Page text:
Timing a rotation into defensive sectors in 2019 will be critical as the longest-ever bull market draws to a close. Listed infrastructure is one such haven for investors.
Listed infrastructure has come into its own in the final quarter of 2018 as investors rotated out of growth stocks in search of more defensive assets. The trade war between the US and China is playing a key role, creating uncertainty and fuelling expectations of a slowdown.
However, we do not believe the growth cycle is over yet. The trade war will dissipate somewhat, providing the impetus for one final move upwards with investors rotating back into growth names.
But, we are very near that last hurrah for growth and the key to investing in infrastructure next year will be in timing the switch from cyclical to defensive names.
"Infrastructure stocks will become one of the key ways investors can protect themselves [from the effects of slower growth] while remaining invested."
A year of two halves
Early in 2019 we expect markets to be buoyed by the cautious actions of central banks on monetary policy in order to avoid stifling growth.
Another trigger will be a de-escalation of trade tensions. Investors should now be holding some cyclical assets – such as US rail companies – to gain exposure to above trend growth in the US.
The other asset which stands out in the infrastructure universe is the US pipeline sector. Hurt by a weaker oil price and a harsher regulatory landscape, pipeline builders, operators and owners appear to us to be attractively valued now. We expect these to be re-rated in early 2019, as Q1 is likely to see the second year in a row of earnings growth for them, something which is not reflected in prices
Across the UK and Europe political uncertainty and growth concerns mean that utilities and other infrastructure names across the continent have been oversold and look attractively valued.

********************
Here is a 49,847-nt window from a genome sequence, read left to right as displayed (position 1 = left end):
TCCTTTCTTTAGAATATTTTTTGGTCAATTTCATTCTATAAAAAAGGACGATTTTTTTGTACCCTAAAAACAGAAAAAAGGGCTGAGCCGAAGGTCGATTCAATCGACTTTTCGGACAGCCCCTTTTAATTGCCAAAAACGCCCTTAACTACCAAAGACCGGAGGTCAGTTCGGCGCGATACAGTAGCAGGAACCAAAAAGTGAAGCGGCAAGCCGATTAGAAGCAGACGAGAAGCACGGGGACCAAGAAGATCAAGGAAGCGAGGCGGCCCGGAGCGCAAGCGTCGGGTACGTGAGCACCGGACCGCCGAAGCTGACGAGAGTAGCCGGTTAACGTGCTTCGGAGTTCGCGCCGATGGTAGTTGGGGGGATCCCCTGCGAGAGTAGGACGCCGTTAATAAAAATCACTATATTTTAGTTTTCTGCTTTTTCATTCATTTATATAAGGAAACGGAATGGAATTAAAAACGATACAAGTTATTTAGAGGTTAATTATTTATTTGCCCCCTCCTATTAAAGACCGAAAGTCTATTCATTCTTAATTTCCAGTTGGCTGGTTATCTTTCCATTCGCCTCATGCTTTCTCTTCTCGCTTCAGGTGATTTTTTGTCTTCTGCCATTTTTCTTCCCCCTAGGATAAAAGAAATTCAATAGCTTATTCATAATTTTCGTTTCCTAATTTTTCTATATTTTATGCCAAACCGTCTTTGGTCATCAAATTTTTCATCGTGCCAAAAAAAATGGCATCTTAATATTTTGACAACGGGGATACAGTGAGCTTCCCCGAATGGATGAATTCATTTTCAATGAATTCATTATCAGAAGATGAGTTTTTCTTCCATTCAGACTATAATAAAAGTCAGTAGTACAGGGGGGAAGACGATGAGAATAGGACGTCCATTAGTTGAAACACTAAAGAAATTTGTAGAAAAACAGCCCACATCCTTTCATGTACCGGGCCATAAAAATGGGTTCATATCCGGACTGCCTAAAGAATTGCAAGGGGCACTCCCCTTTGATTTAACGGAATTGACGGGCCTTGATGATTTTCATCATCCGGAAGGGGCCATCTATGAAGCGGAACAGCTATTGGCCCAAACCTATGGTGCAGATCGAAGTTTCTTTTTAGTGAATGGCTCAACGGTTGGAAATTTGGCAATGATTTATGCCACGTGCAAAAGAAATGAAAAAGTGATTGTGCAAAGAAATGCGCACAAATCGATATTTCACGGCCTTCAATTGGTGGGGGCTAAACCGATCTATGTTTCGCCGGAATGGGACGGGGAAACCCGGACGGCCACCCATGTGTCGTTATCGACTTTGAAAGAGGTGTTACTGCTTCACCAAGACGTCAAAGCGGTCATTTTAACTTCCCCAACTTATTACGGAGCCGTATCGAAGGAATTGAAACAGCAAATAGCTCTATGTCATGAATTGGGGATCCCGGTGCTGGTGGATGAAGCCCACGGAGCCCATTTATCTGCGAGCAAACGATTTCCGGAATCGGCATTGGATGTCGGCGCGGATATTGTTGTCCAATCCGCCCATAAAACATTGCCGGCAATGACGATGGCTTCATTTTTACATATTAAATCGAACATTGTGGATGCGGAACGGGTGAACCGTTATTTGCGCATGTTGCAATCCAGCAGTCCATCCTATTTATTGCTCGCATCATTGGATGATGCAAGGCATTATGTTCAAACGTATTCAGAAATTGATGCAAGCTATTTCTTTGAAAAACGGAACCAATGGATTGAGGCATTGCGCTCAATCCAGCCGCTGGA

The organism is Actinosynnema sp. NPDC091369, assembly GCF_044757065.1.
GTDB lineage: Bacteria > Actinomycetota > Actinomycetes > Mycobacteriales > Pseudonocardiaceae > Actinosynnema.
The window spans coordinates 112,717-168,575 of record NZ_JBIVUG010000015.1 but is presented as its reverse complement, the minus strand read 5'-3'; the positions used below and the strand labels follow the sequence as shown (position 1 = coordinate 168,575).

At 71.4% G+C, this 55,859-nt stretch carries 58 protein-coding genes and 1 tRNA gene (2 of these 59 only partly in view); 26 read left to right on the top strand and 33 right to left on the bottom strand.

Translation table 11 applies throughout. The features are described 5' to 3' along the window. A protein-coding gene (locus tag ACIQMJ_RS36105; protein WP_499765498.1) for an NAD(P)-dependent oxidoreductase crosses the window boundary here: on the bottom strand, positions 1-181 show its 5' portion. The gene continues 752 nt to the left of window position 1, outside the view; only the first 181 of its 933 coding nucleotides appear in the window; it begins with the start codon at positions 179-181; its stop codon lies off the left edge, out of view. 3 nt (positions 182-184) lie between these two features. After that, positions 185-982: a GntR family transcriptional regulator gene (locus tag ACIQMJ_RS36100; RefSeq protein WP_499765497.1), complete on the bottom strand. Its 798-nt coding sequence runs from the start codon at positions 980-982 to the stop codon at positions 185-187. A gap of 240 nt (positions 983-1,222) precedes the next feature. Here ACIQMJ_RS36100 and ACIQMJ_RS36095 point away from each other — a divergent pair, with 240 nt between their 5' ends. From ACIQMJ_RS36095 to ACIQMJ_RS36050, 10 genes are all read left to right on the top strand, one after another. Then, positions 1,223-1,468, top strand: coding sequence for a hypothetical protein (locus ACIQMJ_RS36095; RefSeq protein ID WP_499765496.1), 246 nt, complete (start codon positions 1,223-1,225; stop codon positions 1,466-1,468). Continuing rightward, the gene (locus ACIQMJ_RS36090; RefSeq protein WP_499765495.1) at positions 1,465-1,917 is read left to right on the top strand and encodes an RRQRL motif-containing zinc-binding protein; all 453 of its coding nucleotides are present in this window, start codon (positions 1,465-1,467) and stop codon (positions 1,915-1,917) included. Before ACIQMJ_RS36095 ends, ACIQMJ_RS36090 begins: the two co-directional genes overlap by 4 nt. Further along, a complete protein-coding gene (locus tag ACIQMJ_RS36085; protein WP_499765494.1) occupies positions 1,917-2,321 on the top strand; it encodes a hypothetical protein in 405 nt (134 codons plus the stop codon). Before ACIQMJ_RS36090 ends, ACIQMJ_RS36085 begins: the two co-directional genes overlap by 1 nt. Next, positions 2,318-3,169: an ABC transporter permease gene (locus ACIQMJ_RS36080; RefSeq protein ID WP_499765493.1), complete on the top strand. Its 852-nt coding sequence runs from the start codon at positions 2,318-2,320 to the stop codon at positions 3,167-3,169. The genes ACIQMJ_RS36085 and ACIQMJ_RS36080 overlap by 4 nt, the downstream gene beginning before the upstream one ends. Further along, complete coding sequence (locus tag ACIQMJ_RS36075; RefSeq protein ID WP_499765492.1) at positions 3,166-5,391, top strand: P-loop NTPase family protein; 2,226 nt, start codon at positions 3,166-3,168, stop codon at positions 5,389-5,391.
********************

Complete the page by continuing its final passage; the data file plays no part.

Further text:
We expect European growth to be firmer next year, coming in at trend rates or above, which will provide a boost to infrastructure valuations. While in the UK, a significant sell-off of the utilities sector on fears of a Labour government and a nationalisation programme have dissipated. Some of this has already been reflected in resurgent share prices of UK names, but there is more to come here and we remain overweight for now.
A push into defensive assets
We are expecting the bigger story for infrastructure to actually take place in the second half of 2019.
Having been through the headwind of rising bond yields (particularly in the US) for much of this year, yields are now near range bound and likely to remain so for much of next year, potentially peaking in 2020.
Bond yields will be more stable as growth rates slow and we expect to see just that in the US – and globally – next year, with the numbers heading back down towards longer-term trend rates. That will push investors back towards defensive assets in a similar vein to the final quarter of this year.
There are lots of reasons for this slowdown, but among them are the end of the sugar rush from the Trump tax cuts and fiscal stimulus, and all in all, it would seem to us this is a recipe for continued volatility in the year to come.
The key will be when the world acknowledges growth is slowing. When this happens, increased defensive equity exposure via infrastructure stocks will become one of the key ways investors can protect themselves while remaining invested.